Rocks uncovered by erosion form an obstacle course to getting boats into the water at the Jordan Pond launch ramp in Acadia National Park. ISLANDER PHOTO BY DICK BROOM

Boat ramp to get upgrade: Milfoil concerns are raised



ACADIA NAT’L PARK — The boat launch at Jordan Pond will be built up and smoothed out to make it easier to get boats, including the park’s rescue vessel, into and out of the water.

As a result of soil erosion over the years, large rocks that used to be entirely underground now form something of an obstacle course on the approach to the pond. And the rear wheels of boat trailers can get stuck behind the rocks.

“It’s probably one of the major areas where we launch boats for rescues when people get hurt along the trail around Jordan Pond,” Chief Ranger Stuart West told the Mount Desert Board of Selectmen last week.

“So, we want to make sure it’s safe enough to launch our boat and for anyone else. We don’t want to make it fancy, just easier to get boats in the water.”

He said the plan is to spread washed gravel to build up the areas between the rocks and to chip the top off one of the rocks.

Deputy Superintendent Mike Madell said he expects those improvements to be made very soon, “certainly this season.”

Jordan Pond is the water supply for the village of Seal Harbor. Because of that, no swimming or wading is allowed. Boats can have no more than a 10-horsepower motor.

Foiling milfoil

Paul Slack, general manager of the Mount Desert Water District, said he understands Acadia’s need to have a useable boat launch at Jordan Pond, but he is concerned that a better launch will encourage more boating.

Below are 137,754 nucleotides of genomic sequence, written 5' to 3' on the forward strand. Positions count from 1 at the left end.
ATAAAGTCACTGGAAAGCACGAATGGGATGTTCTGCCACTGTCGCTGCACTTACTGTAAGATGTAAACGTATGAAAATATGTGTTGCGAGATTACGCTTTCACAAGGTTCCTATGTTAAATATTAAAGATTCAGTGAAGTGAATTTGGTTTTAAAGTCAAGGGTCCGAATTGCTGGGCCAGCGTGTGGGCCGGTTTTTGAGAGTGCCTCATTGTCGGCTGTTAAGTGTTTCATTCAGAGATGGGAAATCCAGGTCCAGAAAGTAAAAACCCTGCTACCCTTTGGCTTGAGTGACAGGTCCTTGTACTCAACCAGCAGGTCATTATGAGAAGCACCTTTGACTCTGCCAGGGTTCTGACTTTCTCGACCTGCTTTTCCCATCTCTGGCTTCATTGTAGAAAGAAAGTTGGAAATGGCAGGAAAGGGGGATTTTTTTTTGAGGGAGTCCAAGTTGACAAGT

“We’re not really interested in having a major boat launch there and bringing a whole bunch of milfoil on boats and destroying our drinking water,” he said. “That’s a major issue for all surface water systems in Maine.”

Milfoil is a fast-growing, invasive, aquatic plant that chokes lakes and streams. It easily can be transferred from one body of water to another on boats.

“The only way you can successfully get rid of milfoil is physical removal, and that’s very expensive and very hard to do,” Slack said.

He said he and park officials agreed on a plan for improving the boat launch at Jordan Pond that, it is hoped, will meet the park’s needs and protect the water supply.

Asked if he thinks that will prove satisfactory, Slack said, “Until we actually do it, we’re not going to really know.”

He said that most of the boating that is currently done on Jordan Pond is with canoes.

“That’s really what the [boat launch] was designed for,” he said.

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